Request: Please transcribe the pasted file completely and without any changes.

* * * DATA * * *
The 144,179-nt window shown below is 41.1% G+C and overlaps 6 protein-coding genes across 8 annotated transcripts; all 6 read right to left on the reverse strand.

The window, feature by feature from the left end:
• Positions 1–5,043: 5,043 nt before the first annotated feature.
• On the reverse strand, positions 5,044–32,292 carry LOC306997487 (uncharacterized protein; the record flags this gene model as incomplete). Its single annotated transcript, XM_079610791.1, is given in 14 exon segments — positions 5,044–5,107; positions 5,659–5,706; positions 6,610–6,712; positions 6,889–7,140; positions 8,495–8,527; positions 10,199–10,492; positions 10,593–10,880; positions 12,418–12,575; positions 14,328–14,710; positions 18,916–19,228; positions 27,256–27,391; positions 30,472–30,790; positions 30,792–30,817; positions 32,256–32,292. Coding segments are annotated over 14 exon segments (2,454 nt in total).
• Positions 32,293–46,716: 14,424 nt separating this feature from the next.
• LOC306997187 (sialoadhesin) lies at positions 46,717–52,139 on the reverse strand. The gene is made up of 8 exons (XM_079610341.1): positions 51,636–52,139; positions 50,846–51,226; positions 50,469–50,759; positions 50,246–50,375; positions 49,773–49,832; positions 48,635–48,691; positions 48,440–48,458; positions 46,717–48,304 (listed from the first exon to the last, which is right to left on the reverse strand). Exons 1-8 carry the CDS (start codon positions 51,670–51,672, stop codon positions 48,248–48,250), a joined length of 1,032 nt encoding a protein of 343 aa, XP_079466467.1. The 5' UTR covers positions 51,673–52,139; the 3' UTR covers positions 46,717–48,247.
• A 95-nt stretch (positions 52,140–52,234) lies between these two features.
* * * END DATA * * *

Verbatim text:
The 144,179-nt window shown below is 41.1% G+C and overlaps 6 protein-coding genes across 8 annotated transcripts; all 6 read right to left on the reverse strand.

The window, feature by feature from the left end:
• Positions 1–5,043: 5,043 nt before the first annotated feature.
• On the reverse strand, positions 5,044–32,292 carry LOC306997487 (uncharacterized protein; the record flags this gene model as incomplete). Its single annotated transcript, XM_079610791.1, is given in 14 exon segments — positions 5,044–5,107; positions 5,659–5,706; positions 6,610–6,712; positions 6,889–7,140; positions 8,495–8,527; positions 10,199–10,492; positions 10,593–10,880; positions 12,418–12,575; positions 14,328–14,710; positions 18,916–19,228; positions 27,256–27,391; positions 30,472–30,790; positions 30,792–30,817; positions 32,256–32,292. Coding segments are annotated over 14 exon segments (2,454 nt in total).
• Positions 32,293–46,716: 14,424 nt separating this feature from the next.
• LOC306997187 (sialoadhesin) lies at positions 46,717–52,139 on the reverse strand. The gene is made up of 8 exons (XM_079610341.1): positions 51,636–52,139; positions 50,846–51,226; positions 50,469–50,759; positions 50,246–50,375; positions 49,773–49,832; positions 48,635–48,691; positions 48,440–48,458; positions 46,717–48,304 (listed from the first exon to the last, which is right to left on the reverse strand). Exons 1-8 carry the CDS (start codon positions 51,670–51,672, stop codon positions 48,248–48,250), a joined length of 1,032 nt encoding a protein of 343 aa, XP_079466467.1. The 5' UTR covers positions 51,673–52,139; the 3' UTR covers positions 46,717–48,247.
• A 95-nt stretch (positions 52,140–52,234) lies between these two features.